Friday, October 17, 2008
Revisiting Samuel Smith's Ales
I can remember having my first Imperial Stout. I'm pretty sure it was my last year in college or perhaps right after college. (Okay, so my memory is a lot foggy.) What do remember about my first Imperial Stout is that it was Samuel Smith's. I was fairly deep into the process of getting to know all the Samuel Smith's line of ales. They seemed like the ultimate Yorkshire (Tadcaster) ales at the time and to this day when I think Yorkshire and beer, I think Samuel Smith's and Tadcaster. One of the aspects of the Sam Smith's beers that really got me interested was how the brewery ferments in large, shallow slate squares. Anyhow, that first Samuel Smith's Imperial Stout was a 12-ounce clear bottle which showed just how black the stout was and I remember it having some very interesting burnt caramel and fig aromas and flavors. I remember it was a touch sweet and seemed pretty strong.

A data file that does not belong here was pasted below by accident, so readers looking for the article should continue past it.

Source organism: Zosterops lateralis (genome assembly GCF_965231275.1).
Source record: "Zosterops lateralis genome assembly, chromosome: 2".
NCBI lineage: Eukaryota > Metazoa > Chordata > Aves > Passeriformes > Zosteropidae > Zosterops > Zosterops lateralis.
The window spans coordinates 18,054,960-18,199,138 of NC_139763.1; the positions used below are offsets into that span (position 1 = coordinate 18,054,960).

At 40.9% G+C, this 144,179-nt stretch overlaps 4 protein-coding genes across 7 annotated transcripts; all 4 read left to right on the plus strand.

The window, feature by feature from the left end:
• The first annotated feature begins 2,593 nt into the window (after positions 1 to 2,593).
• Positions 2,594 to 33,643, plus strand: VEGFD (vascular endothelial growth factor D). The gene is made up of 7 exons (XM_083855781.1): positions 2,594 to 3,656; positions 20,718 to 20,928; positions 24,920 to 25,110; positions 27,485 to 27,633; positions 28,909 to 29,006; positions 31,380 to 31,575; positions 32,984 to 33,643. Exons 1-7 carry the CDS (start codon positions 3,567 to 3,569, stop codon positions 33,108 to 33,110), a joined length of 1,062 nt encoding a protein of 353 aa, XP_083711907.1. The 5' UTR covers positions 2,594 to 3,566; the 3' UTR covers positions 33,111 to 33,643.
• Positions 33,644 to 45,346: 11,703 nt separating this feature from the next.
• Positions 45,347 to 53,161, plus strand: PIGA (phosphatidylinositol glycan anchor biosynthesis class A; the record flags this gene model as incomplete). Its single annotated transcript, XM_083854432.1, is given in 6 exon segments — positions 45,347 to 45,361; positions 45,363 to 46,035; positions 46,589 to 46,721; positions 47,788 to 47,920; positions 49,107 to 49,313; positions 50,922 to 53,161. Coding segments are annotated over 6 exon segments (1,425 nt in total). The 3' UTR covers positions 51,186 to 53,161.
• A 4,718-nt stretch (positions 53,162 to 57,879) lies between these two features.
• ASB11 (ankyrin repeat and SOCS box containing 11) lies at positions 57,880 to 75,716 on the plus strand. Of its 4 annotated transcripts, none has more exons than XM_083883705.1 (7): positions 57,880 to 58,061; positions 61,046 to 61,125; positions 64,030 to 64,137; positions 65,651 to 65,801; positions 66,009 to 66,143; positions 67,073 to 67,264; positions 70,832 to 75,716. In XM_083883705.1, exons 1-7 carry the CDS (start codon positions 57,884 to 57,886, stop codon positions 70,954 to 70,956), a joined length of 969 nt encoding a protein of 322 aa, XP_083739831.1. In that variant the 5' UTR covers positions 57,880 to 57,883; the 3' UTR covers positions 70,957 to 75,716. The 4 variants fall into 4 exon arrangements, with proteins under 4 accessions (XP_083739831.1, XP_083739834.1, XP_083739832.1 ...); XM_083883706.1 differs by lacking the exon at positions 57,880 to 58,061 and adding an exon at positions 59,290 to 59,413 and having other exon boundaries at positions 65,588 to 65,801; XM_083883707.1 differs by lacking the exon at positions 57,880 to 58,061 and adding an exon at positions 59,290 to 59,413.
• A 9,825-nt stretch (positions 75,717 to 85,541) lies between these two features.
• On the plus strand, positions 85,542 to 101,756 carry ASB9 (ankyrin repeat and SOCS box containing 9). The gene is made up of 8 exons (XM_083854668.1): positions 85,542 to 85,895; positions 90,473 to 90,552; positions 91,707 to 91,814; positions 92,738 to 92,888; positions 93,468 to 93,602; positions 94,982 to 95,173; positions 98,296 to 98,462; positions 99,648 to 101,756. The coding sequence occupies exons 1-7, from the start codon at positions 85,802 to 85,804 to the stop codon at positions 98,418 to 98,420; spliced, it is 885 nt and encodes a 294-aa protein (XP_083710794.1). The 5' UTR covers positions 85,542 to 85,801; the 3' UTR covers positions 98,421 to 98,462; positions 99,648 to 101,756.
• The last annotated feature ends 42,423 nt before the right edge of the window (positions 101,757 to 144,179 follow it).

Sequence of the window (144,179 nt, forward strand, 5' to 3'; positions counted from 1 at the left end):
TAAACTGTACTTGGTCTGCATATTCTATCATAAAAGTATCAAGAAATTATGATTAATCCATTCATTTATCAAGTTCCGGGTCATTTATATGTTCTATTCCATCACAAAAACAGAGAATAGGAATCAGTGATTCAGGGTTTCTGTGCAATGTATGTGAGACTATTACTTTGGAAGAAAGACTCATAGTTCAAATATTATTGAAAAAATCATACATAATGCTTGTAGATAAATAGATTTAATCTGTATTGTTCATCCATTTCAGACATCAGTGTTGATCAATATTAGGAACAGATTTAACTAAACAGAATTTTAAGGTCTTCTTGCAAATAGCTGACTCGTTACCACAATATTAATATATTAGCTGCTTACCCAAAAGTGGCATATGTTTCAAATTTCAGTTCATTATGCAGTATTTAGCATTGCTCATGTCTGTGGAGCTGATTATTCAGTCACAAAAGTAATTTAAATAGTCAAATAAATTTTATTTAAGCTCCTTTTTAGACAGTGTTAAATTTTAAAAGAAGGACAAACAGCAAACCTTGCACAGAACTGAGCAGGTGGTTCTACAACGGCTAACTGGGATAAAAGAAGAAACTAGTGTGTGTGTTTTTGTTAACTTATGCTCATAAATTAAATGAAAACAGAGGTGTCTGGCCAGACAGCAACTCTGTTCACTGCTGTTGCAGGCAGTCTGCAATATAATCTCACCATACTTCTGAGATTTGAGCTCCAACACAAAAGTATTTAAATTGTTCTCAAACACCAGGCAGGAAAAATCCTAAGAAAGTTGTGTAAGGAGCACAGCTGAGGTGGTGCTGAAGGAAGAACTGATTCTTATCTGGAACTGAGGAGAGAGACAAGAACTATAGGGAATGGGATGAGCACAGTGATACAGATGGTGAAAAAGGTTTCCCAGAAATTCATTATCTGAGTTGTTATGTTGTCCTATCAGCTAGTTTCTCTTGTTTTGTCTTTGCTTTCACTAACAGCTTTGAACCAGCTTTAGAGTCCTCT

Fast forward a dozen or so years. I see a Samuel Smith's Imperial Stout 18-ounce bottle on the shelf. I'm in the mood for stout and haven't Sam Smith's in awhile, so I go for it. This beer is now in a snifter on my desk and it smells great. The aroma is a bit rum-like with a raisiny component. The carbonation is ample, forming a light khaki head that falls to a thick quarter-inch of collar of foam. The liquid underneath the foam is opaque except for some deep dark brown at the stem of the glass.
The first sip is as smooth as I remember, with dark fruit flavors of figs and currants, followed by a sweet and then burnt caramel flavor which coats the tongue with bitterness. This bittter finish, no doubt contributed by roasted grains and hops, is long with faint licorice fade that develops sip after sip. It's as good as I remember, if not better. Definitely a beer to sip and savor at near room temperature.
Next up: Samuel Smith's Oatmeal Stout.